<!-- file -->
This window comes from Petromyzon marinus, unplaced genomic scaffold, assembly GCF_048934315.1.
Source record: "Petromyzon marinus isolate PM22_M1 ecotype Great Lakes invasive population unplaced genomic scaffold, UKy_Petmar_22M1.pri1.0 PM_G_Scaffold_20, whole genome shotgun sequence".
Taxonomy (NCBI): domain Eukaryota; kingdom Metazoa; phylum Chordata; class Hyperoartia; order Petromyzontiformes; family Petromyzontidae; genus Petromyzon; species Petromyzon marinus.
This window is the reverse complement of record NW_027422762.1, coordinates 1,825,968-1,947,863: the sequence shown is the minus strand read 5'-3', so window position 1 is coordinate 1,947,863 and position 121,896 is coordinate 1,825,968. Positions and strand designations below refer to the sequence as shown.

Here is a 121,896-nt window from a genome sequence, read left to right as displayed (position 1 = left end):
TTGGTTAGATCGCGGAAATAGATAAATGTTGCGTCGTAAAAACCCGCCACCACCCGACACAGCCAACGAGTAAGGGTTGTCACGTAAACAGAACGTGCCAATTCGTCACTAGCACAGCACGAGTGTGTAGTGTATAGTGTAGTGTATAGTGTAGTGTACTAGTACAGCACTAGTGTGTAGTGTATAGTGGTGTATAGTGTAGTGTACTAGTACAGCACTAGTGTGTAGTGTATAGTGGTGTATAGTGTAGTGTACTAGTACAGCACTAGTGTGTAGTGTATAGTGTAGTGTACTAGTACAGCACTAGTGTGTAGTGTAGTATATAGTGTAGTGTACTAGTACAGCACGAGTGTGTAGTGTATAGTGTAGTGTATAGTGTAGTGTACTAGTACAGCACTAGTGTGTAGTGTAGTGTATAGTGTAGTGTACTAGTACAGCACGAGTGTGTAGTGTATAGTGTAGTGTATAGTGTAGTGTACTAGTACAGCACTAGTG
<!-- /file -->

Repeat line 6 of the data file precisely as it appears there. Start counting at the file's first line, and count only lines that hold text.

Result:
TTGGTTAGATCGCGGAAATAGATAAATGTTGCGTCGTAAAAACCCGCCACCACCCGACACAGCCAACGAGTAAGGGTTGTCACGTAAACAGAACGTGCCAATTCGTCACTAGCACAGCACGAGTGTGTAGTGTATAGTGTAGTGTATAGTGTAGTGTACTAGTACAGCACTAGTGTGTAGTGTATAGTGGTGTATAGTGTAGTGTACTAGTACAGCACTAGTGTGTAGTGTATAGTGGTGTATAGTGTAGTGTACTAGTACAGCACTAGTGTGTAGTGTATAGTGTAGTGTACTAGTACAGCACTAGTGTGTAGTGTAGTATATAGTGTAGTGTACTAGTACAGCACGAGTGTGTAGTGTATAGTGTAGTGTATAGTGTAGTGTACTAGTACAGCACTAGTGTGTAGTGTAGTGTATAGTGTAGTGTACTAGTACAGCACGAGTGTGTAGTGTATAGTGTAGTGTATAGTGTAGTGTACTAGTACAGCACTAGTG